Ezviz has produced some terrific, inexpensive DIY home security cameras: the Ezviz Mini Plus, a full-featured indoor camera small in both size and price, and the Ezviz Husky, a weatherproof outdoor camera. Now, the company has released the Ezviz Mini 360 Plus ($80), a pan-and-tilt camera for rooms so large that a fixed-angle camera won’t do no matter how wide its field of view.
The 360 Plus is an orb slightly bigger than a baseball. The top half houses the camera lens, which tilts a total of 90 degrees. The entire upper body can pan 340 degrees. The bottom of the 360 Plus is flat, so it can be set on any tabletop surface. Alternatively you can mount it to the ceiling upside-down with the supplied screws.
The camera has a relatively narrow 92-degree field of view. It compensates for this with a motion tracking feature: If the 360 Plus recognizes someone or something moving, it will lock on to it and automatically follow it through the room. It will also push alerts to your phone when it detects movement, so you can check in with the camera’s live feed or watch recorded video of the triggering event. The camera features a “privacy mask” you can enable when the camera isn’t in use; unlike a privacy shutter, which covers the lens, this feature merely rotates the lens upward out of the viewing window so that it can’t “see.”
The 360 Plus also features night vision up to 33 feet, and two-way audio for communicating remotely with kids or pets at home or warding off any intruder you catch in the act. You also get IFTTT integration via the Ezviz app, which allows you to connect the camera with other smart home products such as Amazon's Alexa, a Nest thermostat, and Wemo switches.
You can store video locally to on up to a 128GB microSD card. Seven- or 30-day event-based CloudPlay storage subscriptions are also available for $6 per month/$60 per year or $11 per month/$110 per year, respectively. A 30-day free trial comes with either subscription.
Setup and usage
The 360 Plus can be connected to your Wi-Fi network—the best option for freedom of placement—or tethered to your router with an ethernet cable. I opted for the first method. Once you download the Ezviz app, you just add the camera by scanning its QR code and follow the app’s prompts for connecting it to your wireless network.
You control the 360 Plus with the same recently redesigned app used with the Ezviz Mini Plus and Ezviz Husky. Basic functions including an on/off switch, mute button, and multi-camera view are directly below the live feed window. Under these is another toolbar with pan-and-tilt controls, a mic trigger, and digital zoom. At the very bottom of the home screen is a timeline that lets you scroll through the day’s video feed.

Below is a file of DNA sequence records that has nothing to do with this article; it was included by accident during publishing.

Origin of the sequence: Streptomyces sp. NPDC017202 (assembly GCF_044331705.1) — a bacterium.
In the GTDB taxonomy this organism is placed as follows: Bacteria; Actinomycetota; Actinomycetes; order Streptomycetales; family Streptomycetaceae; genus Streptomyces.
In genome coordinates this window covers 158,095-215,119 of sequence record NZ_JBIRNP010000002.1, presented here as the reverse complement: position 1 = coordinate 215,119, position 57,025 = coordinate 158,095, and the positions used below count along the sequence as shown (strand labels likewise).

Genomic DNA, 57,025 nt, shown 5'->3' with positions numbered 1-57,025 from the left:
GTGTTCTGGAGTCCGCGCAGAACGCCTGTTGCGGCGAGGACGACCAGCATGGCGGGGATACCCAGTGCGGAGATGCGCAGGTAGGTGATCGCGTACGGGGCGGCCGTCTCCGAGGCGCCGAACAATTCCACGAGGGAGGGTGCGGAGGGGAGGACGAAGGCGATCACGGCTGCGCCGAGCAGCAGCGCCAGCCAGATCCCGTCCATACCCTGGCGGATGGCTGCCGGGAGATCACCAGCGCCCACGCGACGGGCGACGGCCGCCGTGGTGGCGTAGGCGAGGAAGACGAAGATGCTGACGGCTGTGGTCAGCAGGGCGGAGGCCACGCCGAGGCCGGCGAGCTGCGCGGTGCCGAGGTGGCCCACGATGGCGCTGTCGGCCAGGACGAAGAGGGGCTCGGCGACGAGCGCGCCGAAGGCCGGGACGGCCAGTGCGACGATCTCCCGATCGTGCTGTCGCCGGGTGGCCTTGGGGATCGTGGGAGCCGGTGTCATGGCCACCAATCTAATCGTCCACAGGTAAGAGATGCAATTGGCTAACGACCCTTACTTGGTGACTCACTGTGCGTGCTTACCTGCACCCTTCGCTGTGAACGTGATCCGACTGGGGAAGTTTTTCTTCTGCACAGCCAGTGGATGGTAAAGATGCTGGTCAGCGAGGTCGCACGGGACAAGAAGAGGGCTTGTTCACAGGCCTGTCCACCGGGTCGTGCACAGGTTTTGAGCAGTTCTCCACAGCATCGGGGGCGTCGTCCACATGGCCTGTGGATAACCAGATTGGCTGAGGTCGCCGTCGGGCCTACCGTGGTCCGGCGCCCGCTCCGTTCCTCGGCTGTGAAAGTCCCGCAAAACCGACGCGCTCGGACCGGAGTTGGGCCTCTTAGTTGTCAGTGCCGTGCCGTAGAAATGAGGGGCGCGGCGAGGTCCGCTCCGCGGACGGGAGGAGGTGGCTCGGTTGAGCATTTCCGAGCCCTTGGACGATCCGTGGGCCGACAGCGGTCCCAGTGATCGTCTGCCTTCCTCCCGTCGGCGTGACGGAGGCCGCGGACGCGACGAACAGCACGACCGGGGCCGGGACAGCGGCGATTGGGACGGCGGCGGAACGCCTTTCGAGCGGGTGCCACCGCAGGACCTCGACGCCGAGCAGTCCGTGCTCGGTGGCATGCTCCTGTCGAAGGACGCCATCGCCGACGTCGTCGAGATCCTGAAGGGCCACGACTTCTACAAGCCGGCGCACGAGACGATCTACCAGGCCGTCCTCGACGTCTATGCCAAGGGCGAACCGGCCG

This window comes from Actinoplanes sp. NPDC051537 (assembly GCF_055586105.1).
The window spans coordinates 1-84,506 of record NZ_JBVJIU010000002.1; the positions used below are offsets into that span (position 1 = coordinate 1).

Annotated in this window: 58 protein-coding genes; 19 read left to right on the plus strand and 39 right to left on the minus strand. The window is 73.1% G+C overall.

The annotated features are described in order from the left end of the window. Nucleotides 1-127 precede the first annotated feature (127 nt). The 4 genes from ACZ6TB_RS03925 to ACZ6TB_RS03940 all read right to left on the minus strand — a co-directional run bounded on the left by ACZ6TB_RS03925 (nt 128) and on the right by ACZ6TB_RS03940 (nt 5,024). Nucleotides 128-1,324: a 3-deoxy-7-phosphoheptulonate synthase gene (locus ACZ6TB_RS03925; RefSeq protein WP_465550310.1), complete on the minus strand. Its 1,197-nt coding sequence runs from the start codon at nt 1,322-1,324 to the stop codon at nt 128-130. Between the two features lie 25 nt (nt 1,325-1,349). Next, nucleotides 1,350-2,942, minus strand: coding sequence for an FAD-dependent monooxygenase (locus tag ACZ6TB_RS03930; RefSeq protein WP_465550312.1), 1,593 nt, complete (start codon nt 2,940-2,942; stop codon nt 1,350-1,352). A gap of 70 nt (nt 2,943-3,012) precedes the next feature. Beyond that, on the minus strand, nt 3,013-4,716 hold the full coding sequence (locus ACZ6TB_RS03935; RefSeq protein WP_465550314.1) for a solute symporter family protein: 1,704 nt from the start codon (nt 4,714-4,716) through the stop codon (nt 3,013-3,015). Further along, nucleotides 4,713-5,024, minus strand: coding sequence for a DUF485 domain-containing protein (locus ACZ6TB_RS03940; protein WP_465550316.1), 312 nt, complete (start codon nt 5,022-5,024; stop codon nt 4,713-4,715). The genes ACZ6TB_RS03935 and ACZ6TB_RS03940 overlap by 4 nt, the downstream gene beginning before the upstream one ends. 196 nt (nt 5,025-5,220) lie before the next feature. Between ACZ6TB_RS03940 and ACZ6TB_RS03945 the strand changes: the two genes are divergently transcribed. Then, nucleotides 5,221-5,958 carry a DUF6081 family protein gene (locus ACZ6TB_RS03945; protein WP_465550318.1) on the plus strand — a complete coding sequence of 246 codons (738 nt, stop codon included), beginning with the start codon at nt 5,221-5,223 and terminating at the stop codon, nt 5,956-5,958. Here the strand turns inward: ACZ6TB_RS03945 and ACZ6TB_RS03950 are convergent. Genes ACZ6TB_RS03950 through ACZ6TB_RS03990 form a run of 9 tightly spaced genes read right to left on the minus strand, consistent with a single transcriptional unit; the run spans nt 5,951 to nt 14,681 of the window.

There are three ways to use the pan-and-tilt feature. The easiest is to do it manually. This mode presents you with a blank area beneath the live feed window on which you swipe your finger. Quick swipes up, down, or to either side rotate the camera incrementally in that direction to set end points. Dragging and holding in any direction makes the camera pan or tilt continuously until you either remove your finger or it reaches the end of its axis.
Several pan-and-tilt cameras use gesture control— as opposed to directional arrows, for example—and it can be remarkably imprecise, with the camera spinning to the end of its travel with the slightest swipe or barely moving an inch no matter how long you drag a finger on the screen. The 360 Plus, however, was very responsive and accurate, with barely a second delay starting or stopping its motion.
An alternative to manual pan-and-tilt is to use Panoramic 360-degree Touch Navigation. The first time you enable this mode, the camera takes a panoramic photo of the room and saves it. After that, you merely tap a spot on the photo and the camera will pan or tilt to that point. This was also impressively accurate and became my go-to method of monitoring my living room.
Lastly, there is Auto Tracking. When the camera detects motion, it will follow the moving body through the room. As a test, I walked from my living room to the kitchen and back; the 360 Plus shadowed me every step of the way. It worked dependably in daily as well, faithfully tracking other family members and pets as they moved about the room.
The only pitfall I see with this feature is that someone must pass in front of the lens for it to activate. With just a 92-degree viewing angle, the lens leaves a lot of ground uncovered, so an intruder could conceivably enter the room being monitored and go undetected if they're in a blind spot. This is where audio detection would come in handy, as it could pick up noise to alert you to off-camera activity. Perhaps it will be included in the next version.
The camera’s 1080p resolution is delivers crisp video with rich colors. There is a small amount of the image bending that’s common with wide-angle lenses but not enough to distort the image. Night vision mode also offers sharp detail and good contrast.
The Ezviz app’s video history timeline makes reviewing the day’s footage a breeze. Motion-detected events are highlighted in orange so you don’t have to scrub through hours of video to find possible evidence of a break in. The daily recap feature, which condenses every motion event into a video digest, is great for quickly reviewing the days’ events when you get home from work.
The Mini 360 Plus is a solid addition to Ezviz’s security camera lineup. The lack of audio detection is not inconsequential; it would greatly enhance the effectiveness of the motion detection tracking. But for $80, I’m not going to complain too much. For most scenarios, a fixed-angle camera like the Ezviz Mini Plus is all you need. But if you need to monitor a particularly big room or office space, the Ezviz Mini 360 Plus will cover much more ground.